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Dec 22nd
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Cover Stories

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Grey & Green

Grey & Green

Our curious reporter heads behind the scenes of the California Grey Bears and uncovers a surprisingly inventive recycling program

There are win-win scenarios, and win-win-win scenarios, and then there are scenarios that have so many advantageous angles you lose count of the wins. “Seniors Helping Seniors” is the motto of the California Grey Bears, and they live up to it with the kind of efficiency and positive reputation that many other volunteer organizations would kill to achieve.

In a nutshell, the Grey Bears is a multi-faceted organization that coordinates various recycling operations that fund a program that distributes weekly bags of fresh food to thousands of county seniors. Most of the work is done by an army of 500 or so volunteers that can choose from a wide variety of activities to suit their needs, interests and experience. There is also a small paid staff, because you don’t live to be a senior without learning it’s worth paying somebody else to go to meetings.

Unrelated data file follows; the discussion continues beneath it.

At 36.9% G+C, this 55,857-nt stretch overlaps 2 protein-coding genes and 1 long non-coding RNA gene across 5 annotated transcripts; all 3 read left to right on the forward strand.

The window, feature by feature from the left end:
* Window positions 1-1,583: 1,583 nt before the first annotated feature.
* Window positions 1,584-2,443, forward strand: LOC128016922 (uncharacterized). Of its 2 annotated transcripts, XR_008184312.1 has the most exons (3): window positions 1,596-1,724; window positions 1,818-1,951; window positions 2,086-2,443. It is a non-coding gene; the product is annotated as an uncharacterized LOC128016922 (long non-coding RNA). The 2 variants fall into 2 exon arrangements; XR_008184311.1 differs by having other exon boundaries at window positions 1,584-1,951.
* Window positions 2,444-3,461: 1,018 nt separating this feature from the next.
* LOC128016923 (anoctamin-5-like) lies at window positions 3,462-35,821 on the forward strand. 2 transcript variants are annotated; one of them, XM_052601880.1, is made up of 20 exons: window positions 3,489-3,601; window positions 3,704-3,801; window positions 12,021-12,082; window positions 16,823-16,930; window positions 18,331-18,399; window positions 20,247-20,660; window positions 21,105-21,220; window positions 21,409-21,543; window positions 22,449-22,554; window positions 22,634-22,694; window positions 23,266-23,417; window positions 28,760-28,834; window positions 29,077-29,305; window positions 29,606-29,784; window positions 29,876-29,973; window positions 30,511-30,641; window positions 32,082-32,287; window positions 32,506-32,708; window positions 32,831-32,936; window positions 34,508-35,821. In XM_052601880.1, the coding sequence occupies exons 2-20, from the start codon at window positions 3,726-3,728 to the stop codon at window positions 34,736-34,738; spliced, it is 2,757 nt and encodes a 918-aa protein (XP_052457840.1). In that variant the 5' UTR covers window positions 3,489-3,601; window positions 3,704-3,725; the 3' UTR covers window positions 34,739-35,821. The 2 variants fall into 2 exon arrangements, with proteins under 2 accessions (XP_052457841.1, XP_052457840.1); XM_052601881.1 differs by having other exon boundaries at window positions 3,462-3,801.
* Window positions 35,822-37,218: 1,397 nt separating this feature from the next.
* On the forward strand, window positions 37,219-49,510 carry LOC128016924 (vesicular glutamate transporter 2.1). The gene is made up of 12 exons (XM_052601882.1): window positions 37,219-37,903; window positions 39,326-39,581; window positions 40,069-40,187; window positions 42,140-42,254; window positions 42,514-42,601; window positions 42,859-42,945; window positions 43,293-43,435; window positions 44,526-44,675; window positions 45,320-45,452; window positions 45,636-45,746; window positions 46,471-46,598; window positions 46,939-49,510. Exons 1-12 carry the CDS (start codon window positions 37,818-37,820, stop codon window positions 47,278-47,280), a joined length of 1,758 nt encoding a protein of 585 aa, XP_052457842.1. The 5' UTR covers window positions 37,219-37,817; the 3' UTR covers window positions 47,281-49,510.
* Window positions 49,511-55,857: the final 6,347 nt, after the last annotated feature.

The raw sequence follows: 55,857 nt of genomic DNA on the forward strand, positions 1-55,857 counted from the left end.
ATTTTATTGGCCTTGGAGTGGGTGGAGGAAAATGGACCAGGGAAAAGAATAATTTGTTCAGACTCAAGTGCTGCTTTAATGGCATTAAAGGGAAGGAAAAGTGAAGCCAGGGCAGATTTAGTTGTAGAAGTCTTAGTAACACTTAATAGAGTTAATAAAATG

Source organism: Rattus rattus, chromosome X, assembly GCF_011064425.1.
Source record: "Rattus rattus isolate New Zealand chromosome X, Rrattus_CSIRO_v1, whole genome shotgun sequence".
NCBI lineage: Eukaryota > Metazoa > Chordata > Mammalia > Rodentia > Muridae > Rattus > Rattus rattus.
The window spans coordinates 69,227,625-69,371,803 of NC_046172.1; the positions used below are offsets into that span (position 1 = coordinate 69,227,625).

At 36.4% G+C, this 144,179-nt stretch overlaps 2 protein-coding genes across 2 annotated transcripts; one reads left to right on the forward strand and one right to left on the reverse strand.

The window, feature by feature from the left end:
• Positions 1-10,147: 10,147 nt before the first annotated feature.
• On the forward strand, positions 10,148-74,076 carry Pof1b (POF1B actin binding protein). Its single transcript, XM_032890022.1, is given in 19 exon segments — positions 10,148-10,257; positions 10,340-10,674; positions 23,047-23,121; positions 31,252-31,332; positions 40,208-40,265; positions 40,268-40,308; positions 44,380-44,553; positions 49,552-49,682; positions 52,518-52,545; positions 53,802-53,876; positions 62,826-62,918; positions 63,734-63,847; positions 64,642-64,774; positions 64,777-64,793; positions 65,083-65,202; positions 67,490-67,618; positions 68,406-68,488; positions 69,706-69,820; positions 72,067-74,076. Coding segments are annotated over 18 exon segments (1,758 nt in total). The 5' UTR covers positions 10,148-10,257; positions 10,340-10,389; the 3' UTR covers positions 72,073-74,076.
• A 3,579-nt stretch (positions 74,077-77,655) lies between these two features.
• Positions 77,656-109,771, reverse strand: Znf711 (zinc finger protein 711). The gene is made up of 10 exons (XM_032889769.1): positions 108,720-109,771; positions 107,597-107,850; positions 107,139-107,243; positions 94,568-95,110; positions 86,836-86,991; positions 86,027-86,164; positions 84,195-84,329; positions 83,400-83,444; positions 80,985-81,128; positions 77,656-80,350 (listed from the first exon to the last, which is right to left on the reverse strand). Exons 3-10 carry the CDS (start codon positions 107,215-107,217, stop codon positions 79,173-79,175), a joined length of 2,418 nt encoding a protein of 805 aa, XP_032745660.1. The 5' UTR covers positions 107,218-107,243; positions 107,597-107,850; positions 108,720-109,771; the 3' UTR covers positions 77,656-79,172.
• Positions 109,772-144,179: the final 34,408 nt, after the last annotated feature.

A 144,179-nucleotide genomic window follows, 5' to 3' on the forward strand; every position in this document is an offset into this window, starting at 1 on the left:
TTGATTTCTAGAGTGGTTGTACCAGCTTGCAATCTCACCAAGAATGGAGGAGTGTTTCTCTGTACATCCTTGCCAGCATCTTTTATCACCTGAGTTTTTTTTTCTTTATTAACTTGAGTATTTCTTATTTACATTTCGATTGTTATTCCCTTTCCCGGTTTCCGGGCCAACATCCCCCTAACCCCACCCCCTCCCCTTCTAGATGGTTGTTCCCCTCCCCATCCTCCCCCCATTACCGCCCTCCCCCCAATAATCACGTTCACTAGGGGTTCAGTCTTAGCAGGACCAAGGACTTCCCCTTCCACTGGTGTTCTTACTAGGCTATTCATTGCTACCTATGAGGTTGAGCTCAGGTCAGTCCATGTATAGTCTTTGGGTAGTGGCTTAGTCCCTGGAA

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A Brighter Now

A Brighter Now Solar power, electric cars, energy collaboration—it’s all in a day’s work for Kelly O’Brien
It’s not exactly news that the sun is the greatest energy producer out there. We all know in the back of our minds that without the sun, life itself would cease to exist. As far back as 1447, Leonardo da Vinci predicted that civilization would eventually be powered by sunlight. The trick, of course, is figuring out how to harness the incredible power of our closest star. More than 500 years later, grid-tied solar and the people at companies like Solar Technologies are getting closer and closer to making da Vinci’s prediction come true.
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Board Out of His Mind

Board Out of His Mind